Exiled Turkish journalist working on new venture from abroad

Exiled Turkish journalist working on new venture from abroad

Strasbourg (France) (AFP) - The exiled former editor-in-chief of Turkish opposition newspaper Cumhuriyet said Tuesday he wants journalists targeted in Turkey's post-coup government crackdown to help him with a new media venture outside the country.

Can Dundar, who fled to Germany earlier this year while appealing against a near six-year jail term for revealing state secrets, has vowed to set up a new Turkish-language media outlet.

Some 35,000 people have been arrested and tens of thousands more have lost their jobs -- including military officers, judges, teachers, civil servants and journalists -- in a sweeping crackdown in the wake of the failed July bid to oust President Recep Tayyip Erdogan.

Nine Cumhuriyet journalists, including its current editor-in-chief, were sent behind bars at the weekend pending trial after raids that have added to growing international alarm about media freedoms in Turkey.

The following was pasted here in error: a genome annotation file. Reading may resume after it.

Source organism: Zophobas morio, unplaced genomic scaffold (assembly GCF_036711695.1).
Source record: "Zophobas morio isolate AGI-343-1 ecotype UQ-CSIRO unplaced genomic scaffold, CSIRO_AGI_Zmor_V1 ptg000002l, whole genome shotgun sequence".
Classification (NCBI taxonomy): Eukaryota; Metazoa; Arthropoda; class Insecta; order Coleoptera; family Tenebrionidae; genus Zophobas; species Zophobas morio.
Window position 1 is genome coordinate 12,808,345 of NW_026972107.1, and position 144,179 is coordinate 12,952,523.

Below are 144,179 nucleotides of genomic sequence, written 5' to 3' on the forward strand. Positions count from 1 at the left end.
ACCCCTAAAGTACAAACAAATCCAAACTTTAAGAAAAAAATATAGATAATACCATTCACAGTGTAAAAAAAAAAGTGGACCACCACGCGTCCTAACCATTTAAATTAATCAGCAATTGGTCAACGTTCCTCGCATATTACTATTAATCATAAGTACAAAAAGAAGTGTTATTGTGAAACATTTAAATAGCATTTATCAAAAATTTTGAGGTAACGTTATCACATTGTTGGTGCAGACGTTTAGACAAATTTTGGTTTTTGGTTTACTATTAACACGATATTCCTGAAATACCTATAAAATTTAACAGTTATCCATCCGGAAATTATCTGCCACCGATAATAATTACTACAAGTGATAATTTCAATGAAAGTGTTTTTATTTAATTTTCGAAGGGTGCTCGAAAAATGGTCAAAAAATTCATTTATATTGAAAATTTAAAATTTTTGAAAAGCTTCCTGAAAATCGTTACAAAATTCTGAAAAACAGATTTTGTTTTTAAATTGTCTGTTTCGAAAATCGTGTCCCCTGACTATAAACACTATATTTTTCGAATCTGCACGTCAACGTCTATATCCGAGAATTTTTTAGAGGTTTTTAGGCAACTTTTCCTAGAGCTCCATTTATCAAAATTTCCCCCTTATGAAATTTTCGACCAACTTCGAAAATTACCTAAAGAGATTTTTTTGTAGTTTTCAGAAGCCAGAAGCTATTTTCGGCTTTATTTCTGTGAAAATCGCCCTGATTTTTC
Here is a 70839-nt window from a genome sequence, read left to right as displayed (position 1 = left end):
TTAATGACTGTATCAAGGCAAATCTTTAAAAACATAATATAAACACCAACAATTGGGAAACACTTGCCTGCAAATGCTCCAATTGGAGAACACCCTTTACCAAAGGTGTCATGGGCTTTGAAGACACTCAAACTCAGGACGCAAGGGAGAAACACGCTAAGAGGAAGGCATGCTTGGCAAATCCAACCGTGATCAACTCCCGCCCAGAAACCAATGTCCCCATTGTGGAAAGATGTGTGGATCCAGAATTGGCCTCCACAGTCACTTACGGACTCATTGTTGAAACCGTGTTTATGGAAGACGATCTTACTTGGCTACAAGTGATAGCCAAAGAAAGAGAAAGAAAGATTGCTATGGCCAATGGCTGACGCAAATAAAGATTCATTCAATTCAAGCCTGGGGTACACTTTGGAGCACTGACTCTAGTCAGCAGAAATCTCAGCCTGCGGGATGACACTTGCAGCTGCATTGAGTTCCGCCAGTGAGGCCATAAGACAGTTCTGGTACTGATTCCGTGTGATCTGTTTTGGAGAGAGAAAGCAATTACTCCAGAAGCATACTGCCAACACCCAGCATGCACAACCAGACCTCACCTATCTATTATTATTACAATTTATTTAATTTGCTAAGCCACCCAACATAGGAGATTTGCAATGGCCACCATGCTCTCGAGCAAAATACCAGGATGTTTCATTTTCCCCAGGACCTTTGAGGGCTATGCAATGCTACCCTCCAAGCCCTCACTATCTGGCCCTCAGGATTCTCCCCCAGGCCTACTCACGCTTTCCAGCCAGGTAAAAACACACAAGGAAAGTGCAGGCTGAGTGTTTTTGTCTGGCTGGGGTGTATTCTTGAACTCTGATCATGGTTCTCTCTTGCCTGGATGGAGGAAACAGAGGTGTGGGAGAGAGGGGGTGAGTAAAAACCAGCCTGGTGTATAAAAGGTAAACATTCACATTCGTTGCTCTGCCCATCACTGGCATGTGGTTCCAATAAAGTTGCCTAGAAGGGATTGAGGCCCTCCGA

Dundar told AFP he was working to set up a new media outlet to keep people in Turkey informed despite the government clampdown.

"We are considering a kind of media outlet outside Turkey but towards Turkey," he said in Strasbourg, where he was attending a press freedom awards ceremony.

"There are hundreds of journalists jobless after the recent media crackdown. So together with those colleagues we can do something to show the government that you cannot interrupt the journalists giving news."

Cumhuriyet, set up in 1924, has in recent years taken a strong line against Erdogan's ruling Islamic-rooted Justice and Development Party (AKP).

Dundar was sentenced by a Turkish court in May to five years and 10 months in prison for a story about a shipment of arms intercepted at the Syrian border, which had prompted a furious Erdogan to warn Dundar he would "pay a heavy price".

Amid mounting fears for Turkish press freedom, on Tuesday the Turkey representative for Reporters Without Borders (RSF) and two other campaigners went on trial charged with making terror propaganda for Kurdish militants.

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